Michael L. Gaines, Petitioner-Appellant, v. James Heimgartner, Warden; Derek Schmidt, Attorney General of the State of Kansas, Respondents-Appellees.
ORDER DENYING CERTIFICATE OF APPEALABILITY *
Michael Gaines seeks a certificate of appealability (“COA”) to appeal the district court's dismissal without prejudice of his 28 U.S.C. § 2254 petition as mixed because it contained both exhausted and unexhausted claims. We deny a COA and dismiss the appeal.
In 2008, Gaines was convicted in Kansas state court of two counts of battery on a law enforcement officer and sentenced to 162 months' imprisonment. After the Kansas Supreme Court denied review of his direct appeal in 2010, Gaines filed a collateral attack in Kansas state court under Kan. Stat. § 60-1507. That motion was denied, and the Kansas Supreme Court ultimately affirmed. On October 31, 2014, Gaines also filed a motion in the state trial court to correct an illegal sentence under § 22-3504. Under that statute, Kansas courts may “correct an illegal sentence at any time.” § 22-3504(1).
Gaines filed his 28 U.S.C. § 2254 petition in the district court on March 16, 2016, advancing claims of ineffective assistance of trial and appellate counsel, and illegal sentence. In his petition, he stated that his § 22-3504 motion was still pending in state court. A magistrate judge ordered Gaines to show cause as to why the district court should not dismiss his petition for failure to exhaust state court remedies on the illegal sentence claim, which rendered the petition mixed. Gaines then requested a stay in lieu of dismissal, pending resolution of his § 22-3504 motion.1 The district court held that Gaines had not made the necessary showings to be entitled to a stay. In particular, he had not shown good cause for his failure to exhaust state remedies prior to filing his federal petition. The court also observed that Gaines did not allege that he filed his federal petition as protection against a statute of limitations problem. For these reasons, the court dismissed Gaines' petition without prejudice. This request for a COA followed.
“When the district court denies a habeas petition on procedural grounds without reaching the prisoner's underlying constitutional claim, a COA should issue when the prisoner shows, at least, that jurists of reason would find it debatable” whether: (1) “the petition states a valid claim of the denial of a constitutional right”; and (2) “the district court was correct in its procedural ruling.” Slack v. McDaniel, 529 U.S. 473, 484 (2000). A district court must dismiss “mixed” habeas petitions—those containing both exhausted and unexhausted claims. Pliler v. Ford, 542 U.S. 225, 230 (2004). However, district courts have discretion in limited circumstances to stay mixed habeas petitions to allow a petitioner to fully exhaust his unexhausted claims in state court. Rhines v. Weber, 544 U.S. 269, 276-78 (2005). A stay may be warranted when a petitioner files a federal petition before the AEDPA limitations period has expired, and dismissal as mixed after the limitations period expires would “likely mean the termination of any federal review.” Id. at 275. But to grant a stay in that scenario, the federal district court must find that there was “good cause” for the petitioner's failure to exhaust his claims in state court and that the unexhausted claim is not “plainly meritless.” Id. at 278.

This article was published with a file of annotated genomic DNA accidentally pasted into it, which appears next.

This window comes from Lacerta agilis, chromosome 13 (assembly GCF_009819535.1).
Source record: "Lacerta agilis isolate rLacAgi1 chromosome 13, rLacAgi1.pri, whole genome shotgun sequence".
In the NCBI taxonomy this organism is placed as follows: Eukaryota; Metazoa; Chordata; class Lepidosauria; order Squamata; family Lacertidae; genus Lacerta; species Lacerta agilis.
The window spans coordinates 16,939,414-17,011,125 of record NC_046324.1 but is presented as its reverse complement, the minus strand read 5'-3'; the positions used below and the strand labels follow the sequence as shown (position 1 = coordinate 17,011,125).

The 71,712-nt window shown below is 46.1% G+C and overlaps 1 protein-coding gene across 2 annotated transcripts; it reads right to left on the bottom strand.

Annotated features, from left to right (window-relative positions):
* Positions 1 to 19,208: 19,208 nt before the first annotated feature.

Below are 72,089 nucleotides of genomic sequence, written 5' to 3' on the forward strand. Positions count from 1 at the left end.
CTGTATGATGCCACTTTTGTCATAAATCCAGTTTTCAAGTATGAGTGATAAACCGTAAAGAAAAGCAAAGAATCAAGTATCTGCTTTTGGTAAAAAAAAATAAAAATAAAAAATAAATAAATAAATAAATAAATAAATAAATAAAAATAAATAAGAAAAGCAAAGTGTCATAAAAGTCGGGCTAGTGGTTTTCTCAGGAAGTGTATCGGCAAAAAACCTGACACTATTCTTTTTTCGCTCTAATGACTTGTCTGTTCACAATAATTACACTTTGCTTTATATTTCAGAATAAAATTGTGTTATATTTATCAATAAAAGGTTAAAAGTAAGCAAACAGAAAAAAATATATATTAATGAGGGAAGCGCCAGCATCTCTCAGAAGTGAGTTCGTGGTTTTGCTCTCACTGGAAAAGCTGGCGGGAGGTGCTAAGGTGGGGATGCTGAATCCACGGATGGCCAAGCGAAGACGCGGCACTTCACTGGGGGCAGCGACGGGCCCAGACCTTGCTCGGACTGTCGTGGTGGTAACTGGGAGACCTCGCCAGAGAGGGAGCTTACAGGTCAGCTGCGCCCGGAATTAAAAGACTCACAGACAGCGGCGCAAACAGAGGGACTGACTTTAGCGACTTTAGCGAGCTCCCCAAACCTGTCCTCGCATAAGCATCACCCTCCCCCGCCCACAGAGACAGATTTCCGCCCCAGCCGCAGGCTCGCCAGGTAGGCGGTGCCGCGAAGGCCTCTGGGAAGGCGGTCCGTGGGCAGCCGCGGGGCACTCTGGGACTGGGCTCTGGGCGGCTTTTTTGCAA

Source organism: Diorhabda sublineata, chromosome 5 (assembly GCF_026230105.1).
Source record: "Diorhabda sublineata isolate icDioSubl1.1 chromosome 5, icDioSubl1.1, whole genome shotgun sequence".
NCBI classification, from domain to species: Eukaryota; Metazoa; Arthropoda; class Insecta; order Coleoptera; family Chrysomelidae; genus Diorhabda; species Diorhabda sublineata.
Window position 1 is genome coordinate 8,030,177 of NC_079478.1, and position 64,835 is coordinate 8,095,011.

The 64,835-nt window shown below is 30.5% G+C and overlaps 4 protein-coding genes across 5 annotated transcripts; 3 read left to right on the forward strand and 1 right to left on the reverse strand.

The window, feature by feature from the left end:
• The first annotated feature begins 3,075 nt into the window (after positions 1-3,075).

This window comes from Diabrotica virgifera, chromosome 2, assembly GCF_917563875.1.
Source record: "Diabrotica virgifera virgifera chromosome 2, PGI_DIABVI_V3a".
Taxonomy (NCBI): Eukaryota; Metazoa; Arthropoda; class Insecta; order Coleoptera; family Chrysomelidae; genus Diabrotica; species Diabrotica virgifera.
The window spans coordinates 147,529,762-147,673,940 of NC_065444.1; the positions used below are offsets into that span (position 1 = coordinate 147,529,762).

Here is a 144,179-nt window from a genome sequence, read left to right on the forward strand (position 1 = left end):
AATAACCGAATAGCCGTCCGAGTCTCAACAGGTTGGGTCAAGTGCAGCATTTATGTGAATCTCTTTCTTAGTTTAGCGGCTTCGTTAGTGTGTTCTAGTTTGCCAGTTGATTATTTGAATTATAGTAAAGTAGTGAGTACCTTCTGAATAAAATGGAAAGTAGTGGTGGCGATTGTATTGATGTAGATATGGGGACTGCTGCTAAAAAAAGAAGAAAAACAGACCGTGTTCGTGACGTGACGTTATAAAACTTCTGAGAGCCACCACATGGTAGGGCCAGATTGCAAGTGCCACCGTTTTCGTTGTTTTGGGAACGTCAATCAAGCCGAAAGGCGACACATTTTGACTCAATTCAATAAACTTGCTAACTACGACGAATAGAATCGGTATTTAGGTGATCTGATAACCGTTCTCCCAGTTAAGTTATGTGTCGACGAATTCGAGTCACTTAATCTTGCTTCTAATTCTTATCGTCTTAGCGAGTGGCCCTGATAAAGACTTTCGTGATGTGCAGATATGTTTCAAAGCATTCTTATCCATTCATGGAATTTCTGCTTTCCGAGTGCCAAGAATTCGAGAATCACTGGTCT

In his request for a COA, Gaines does not argue that he had good cause to file his federal habeas petition before receiving final judgment in the state courts as to his illegal sentence claim. Instead, he argues the merits of his exhausted ineffective assistance of counsel claims. Thus, Gaines does not contest that his petition was mixed, nor has he argued any reason he was entitled to a stay. In particular, he has not argued that he will be unable to pursue his claims under § 2254 absent a stay. He has not demonstrated that reasonable jurists would debate whether the district court properly denied his motion for a stay and dismissed his petition as mixed.
We DENY a COA and DISMISS the appeal.
FOOTNOTE. This order is not binding precedent, except under the doctrines of law of the case, res judicata, and collateral estoppel. It may be cited, however, for its persuasive value consistent with Fed. R. App. P. 32.1 and 10th Cir. R. 32.1.
1. Although the district court presented Gaines with the option to dismiss his unexhausted claim and proceed in this action on his exhausted claims, Gaines chose not to pursue that option.
Carlos F. Lucero, Circuit Judge